For some students, the home state is where the heart is

Welcome to “The Alamo,” New Haven, where the accents are nearly as long as the Longhorns on the wall.

Step out of the frigid Northeastern night, over the defiant Texas doormat, and suddenly you find yourself in Lone Star Country.

There, in the Howe Street apartment of Ryan King ’05, Ben Breunig ’05 and Rob Wills ’05, cowboy hats are not a Halloween costume, and the coasters are shaped like the largest state in the continental union. “Armie,” the stuffed armadillo, lies roadkill style on the hand-painted Texas-flag coffee table, holding a Lone Star Beer in its stiff paws.

And lest you forget that all three Yale juniors hail from the mighty state of Texas, the flags in the living room — all six of them — will gently remind you.

King proudly points out Flag No. 1 in their entryway, the same one that originally hung over the Texas State Capitol. Accompanied by a certificate of authenticity, the banner arrived after Wills’ father wrote to the governor requesting it for his son at Yale.

Although Yale’s admissions materials boast that students come from all 50 states of the Union, they fail to mention one crucial fact: some Yalies, like those who christened their Howe Street apartment after the famous 1836 battle, never psychologically leave their home state.

“When you leave Texas, you know you’re going back,” King said. “I’ve never met anyone from Texas who didn’t think it was the best place on earth.”

With its universal strip malls and movie theaters, American culture has a tendency to feel uniform. No matter where you are, there’s usually a Starbucks. For many Yale students, their home state plays a minor role in their college identity. You are a Bulldog in New Haven, and that’s all that matters.

But for “The Alamo” trio — Dallas natives who play on the Yale football team — as well as many other Yale students from distinctive locales, state-pride oozes from the walls of their rooms.

As the Connecticut winter weather becomes its bitterest, home begins to look better. State patriotism emerges from hibernation as students dream wistfully of spring.

When Claire Gagne ’06 wakes up in the morning, before she looks out the window to see the frost, her room feels tropical — sort of like Hawaii. A little plant sits next to her bed and an orchid sarong covers her desk. Her feet touch the palm tree rug on the floor, and her Hawaiian flower calendar tells her the date. For a few precious moments, New Haven dissolves.

“I have all these pictures of Maui — it makes me feel like things are warm,” she said.

Gagne said she tries to subdue her Hawaiian heritage, but takes every opportunity to make the over 15-hour journey home so that her tan never completely fades.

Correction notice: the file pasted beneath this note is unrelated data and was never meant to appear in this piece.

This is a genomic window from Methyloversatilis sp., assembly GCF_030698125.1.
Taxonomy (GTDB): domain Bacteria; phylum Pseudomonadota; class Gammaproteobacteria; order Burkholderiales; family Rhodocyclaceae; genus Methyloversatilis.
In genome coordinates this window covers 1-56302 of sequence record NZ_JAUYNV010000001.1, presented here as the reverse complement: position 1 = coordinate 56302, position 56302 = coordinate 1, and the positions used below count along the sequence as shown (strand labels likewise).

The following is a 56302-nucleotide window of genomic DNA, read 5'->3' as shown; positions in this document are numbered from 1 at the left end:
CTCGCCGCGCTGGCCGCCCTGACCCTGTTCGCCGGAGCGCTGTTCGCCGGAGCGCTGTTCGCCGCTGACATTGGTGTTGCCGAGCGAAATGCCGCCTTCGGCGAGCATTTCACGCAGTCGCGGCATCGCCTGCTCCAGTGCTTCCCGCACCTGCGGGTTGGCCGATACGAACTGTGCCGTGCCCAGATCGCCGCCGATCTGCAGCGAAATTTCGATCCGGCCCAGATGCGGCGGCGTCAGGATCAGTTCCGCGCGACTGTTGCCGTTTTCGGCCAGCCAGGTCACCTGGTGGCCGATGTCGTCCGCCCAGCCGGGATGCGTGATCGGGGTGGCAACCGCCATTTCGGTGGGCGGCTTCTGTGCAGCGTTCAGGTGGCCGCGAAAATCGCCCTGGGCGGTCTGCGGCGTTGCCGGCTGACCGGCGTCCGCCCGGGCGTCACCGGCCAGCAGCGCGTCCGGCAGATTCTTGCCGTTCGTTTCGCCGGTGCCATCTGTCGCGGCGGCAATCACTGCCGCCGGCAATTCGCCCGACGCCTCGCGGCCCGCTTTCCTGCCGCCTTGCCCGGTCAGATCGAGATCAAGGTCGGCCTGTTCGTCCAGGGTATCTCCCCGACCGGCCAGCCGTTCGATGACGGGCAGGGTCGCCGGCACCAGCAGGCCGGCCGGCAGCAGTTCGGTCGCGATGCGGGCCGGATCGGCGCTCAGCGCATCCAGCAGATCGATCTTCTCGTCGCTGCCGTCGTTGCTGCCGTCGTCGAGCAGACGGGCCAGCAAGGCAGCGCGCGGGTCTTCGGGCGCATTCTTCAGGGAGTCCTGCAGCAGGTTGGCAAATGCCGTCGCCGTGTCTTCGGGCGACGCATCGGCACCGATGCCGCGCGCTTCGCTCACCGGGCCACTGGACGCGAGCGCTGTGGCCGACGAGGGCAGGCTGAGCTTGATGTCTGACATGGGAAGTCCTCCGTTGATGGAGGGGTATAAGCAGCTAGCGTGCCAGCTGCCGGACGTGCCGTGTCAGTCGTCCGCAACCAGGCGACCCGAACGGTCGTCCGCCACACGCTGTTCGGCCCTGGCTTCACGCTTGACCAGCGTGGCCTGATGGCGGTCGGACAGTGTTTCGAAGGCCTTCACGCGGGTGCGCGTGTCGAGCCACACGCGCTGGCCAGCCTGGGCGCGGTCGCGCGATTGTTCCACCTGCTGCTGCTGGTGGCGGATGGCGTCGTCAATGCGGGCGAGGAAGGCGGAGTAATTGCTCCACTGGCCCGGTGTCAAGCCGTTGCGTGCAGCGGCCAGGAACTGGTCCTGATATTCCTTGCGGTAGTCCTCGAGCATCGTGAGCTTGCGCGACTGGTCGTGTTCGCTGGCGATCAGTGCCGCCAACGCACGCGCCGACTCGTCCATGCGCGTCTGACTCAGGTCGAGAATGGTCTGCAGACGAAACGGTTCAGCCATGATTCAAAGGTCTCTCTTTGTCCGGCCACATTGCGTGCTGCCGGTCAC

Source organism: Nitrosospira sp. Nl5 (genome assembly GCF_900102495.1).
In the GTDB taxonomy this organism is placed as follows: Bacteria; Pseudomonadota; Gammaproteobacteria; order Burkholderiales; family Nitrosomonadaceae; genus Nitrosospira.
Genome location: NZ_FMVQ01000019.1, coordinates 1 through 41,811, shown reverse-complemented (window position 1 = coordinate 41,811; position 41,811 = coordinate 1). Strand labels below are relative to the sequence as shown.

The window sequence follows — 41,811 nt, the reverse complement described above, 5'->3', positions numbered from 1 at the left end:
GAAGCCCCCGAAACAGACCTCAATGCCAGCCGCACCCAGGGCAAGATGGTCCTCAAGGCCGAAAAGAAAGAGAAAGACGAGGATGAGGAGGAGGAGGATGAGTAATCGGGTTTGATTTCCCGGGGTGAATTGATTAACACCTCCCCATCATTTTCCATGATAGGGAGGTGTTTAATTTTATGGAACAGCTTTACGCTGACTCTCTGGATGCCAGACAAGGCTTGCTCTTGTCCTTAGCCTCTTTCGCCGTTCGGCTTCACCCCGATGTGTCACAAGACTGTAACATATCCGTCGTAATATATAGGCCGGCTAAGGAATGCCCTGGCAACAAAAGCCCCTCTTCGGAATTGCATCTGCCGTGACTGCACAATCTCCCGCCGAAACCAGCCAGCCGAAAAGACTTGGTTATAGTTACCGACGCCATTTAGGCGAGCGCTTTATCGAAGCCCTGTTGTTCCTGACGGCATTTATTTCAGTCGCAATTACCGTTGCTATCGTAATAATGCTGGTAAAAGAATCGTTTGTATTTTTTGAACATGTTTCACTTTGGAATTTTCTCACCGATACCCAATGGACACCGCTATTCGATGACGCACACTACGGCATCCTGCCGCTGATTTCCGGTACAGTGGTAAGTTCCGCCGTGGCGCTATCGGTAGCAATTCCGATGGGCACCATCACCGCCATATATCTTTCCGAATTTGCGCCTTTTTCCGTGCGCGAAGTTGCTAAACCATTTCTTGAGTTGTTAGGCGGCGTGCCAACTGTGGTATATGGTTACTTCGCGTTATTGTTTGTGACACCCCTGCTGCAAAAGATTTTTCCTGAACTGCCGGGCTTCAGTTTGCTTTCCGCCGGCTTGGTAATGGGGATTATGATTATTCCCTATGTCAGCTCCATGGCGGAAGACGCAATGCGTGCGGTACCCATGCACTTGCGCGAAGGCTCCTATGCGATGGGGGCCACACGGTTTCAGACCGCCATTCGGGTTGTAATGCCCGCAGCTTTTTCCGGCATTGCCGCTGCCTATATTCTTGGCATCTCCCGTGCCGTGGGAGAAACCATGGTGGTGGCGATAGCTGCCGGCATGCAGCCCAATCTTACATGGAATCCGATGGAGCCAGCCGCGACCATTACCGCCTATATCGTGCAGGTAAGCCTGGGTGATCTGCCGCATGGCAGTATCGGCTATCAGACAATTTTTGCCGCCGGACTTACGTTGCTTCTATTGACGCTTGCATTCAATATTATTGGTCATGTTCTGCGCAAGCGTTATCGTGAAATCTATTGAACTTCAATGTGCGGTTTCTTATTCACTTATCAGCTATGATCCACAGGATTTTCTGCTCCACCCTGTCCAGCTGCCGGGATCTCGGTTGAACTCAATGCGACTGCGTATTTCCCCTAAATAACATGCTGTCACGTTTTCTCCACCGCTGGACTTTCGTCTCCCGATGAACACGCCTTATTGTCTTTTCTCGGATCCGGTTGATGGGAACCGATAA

Others are not so subdued about their state pride. Jason Ray ’06 took advantage of last year’s Freshman Idol competition to sing “Georgia On My Mind” for his classmates. He sells his state like a travel agent.

“You have the lakes, you have the beach, mountains — we even have a canyon,” he said. “We have anything and everything.”

Echoing the comments of many other non-Northeasterners, Ray said he finds this region exceptionally fast-paced and reserved. While many college students end up working and living in the area where they attend school, Ray said he plans to return to Georgia after graduation.

“Down South we can be ambitious, but we are taught to respect one another and have a concern for everyone,” he said. “I like to remind myself daily of where I come from.”

But state pride also flourishes above the Mason-Dixon Line. Simon Stumpf ’06 plans to permanently etch the state of Minnesota on his back.

“The idea is to get a brown Minnesota tattoo that would look like a birth mark over this mole,” he said pointing to a freckle on his back.

In his room, Stumpf hands out brochures for his hometown of Pierz, Minn. He can tell you about every person pictured on the cover of the brochure, and he can explain all of the symbolism on the Minnesota flag that hangs above his desk. He said he was the only person in his “Sport, Society and Culture” section who had been to a tractor pull.

Stumpf, like Ray, wants return to his native state after Yale, despite the state’s small number of graduate schools. He is interested in Minnesota state politics and hopes to become involved in local government. But his devotion goes beyond politics and tattoos.

“If I have a daughter, I will name her Minnesota,” he said. “That means I have to stop wearing the ‘I Got It In Minnesota’ pin.”

Most of all, Stumpf enjoys watching Yale students unaccustomed to the frosty climate doing “goofy” things like using an umbrella in the snow. It may be colder in Minnesota, but Stumpf is no fair-weather fan.

“Someday if you see me with a Minnesota birthmark,” he said, “just know it’s a lovemark.”

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